“Ye see how large a letter I have written unto you with mine own hand” (verse 11).  This refers to Paul’s poor eyesight, cf. Galatians 4:15 and 2 Corinthians 12:7.  Paul sometimes used others to physically write his epistles, letters, as seen by Romans 16:22, “I Tertius, who wrote this epistle, salute you in the Lord.”  When Paul saw the Judaizers were destroying the simple gospel of Christ by mixing it with law, some think he couldn’t wait for a secretary and wrote the Epistle of Galatians himself, with his own large handwriting.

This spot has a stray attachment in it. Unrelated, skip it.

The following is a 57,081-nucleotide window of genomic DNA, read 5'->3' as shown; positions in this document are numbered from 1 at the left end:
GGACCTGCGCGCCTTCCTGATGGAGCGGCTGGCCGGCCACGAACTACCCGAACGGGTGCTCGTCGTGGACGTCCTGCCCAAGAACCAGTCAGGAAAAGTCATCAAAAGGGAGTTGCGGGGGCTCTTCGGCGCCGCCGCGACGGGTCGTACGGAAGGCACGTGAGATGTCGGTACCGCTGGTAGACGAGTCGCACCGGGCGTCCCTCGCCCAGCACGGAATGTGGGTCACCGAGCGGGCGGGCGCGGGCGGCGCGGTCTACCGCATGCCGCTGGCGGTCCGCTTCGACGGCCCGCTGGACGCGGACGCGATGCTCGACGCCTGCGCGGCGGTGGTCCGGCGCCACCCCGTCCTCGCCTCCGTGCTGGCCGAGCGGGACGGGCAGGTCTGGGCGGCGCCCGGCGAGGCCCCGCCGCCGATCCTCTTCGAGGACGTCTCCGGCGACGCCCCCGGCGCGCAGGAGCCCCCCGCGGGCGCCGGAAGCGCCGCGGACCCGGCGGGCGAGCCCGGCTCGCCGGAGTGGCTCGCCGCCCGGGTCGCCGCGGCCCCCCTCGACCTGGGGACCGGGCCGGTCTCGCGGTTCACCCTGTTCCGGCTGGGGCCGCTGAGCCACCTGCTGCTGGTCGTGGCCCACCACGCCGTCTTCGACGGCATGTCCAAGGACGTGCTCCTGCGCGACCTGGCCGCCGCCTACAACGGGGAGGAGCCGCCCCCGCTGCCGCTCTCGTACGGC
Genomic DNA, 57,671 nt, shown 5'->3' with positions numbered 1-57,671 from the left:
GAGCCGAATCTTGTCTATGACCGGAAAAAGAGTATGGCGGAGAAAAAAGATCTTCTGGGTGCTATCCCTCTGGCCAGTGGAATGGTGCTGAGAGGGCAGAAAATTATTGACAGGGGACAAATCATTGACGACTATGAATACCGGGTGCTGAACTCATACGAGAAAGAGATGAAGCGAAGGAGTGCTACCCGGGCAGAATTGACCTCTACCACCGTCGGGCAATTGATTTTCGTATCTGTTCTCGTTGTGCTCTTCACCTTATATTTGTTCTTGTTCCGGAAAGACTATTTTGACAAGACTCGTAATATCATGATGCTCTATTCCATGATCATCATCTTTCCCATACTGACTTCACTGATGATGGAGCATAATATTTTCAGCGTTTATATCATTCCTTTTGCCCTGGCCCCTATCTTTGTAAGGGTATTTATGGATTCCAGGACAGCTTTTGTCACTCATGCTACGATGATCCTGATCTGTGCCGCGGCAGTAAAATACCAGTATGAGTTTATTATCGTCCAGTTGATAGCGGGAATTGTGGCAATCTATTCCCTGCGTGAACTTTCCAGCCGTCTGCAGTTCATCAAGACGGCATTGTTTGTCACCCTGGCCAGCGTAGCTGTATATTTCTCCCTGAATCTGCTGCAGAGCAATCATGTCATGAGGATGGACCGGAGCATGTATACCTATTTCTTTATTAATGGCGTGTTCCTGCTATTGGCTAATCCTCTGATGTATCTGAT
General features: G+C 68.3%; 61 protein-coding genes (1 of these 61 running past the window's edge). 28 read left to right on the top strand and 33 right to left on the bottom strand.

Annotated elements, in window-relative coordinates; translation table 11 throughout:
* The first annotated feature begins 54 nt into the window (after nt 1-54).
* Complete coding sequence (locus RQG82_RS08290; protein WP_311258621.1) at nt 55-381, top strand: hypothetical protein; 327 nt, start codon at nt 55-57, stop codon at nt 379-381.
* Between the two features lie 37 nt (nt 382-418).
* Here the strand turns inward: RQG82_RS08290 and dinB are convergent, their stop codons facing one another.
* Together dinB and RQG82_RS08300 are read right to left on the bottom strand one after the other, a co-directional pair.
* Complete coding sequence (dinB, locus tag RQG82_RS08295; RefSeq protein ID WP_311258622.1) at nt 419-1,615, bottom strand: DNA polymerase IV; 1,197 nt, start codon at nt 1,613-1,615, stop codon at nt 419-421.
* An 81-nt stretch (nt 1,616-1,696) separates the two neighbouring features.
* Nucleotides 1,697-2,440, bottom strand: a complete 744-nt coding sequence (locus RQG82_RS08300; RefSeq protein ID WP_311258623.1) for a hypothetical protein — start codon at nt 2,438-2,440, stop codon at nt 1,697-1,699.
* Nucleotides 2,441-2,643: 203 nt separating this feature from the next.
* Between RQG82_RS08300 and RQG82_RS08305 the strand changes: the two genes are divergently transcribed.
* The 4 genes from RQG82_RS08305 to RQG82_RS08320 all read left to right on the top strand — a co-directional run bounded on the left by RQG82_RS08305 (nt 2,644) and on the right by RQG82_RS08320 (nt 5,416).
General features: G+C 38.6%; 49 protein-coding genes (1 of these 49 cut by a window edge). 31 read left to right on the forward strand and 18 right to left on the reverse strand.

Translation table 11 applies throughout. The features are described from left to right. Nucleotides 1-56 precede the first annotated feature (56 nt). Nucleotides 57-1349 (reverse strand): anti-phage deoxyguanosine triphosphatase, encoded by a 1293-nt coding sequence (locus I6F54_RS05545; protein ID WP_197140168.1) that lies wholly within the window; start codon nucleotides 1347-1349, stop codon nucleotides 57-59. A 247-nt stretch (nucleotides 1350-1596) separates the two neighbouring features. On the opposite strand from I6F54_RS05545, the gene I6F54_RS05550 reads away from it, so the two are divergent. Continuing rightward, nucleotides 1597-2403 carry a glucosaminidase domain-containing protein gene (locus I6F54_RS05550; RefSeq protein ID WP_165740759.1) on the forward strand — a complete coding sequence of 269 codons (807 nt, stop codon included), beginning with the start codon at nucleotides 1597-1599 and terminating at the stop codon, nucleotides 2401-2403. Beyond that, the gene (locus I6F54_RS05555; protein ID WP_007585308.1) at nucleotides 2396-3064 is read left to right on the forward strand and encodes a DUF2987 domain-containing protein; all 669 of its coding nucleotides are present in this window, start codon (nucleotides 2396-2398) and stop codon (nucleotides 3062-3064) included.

The Judaizers again,

 more evidence about who they were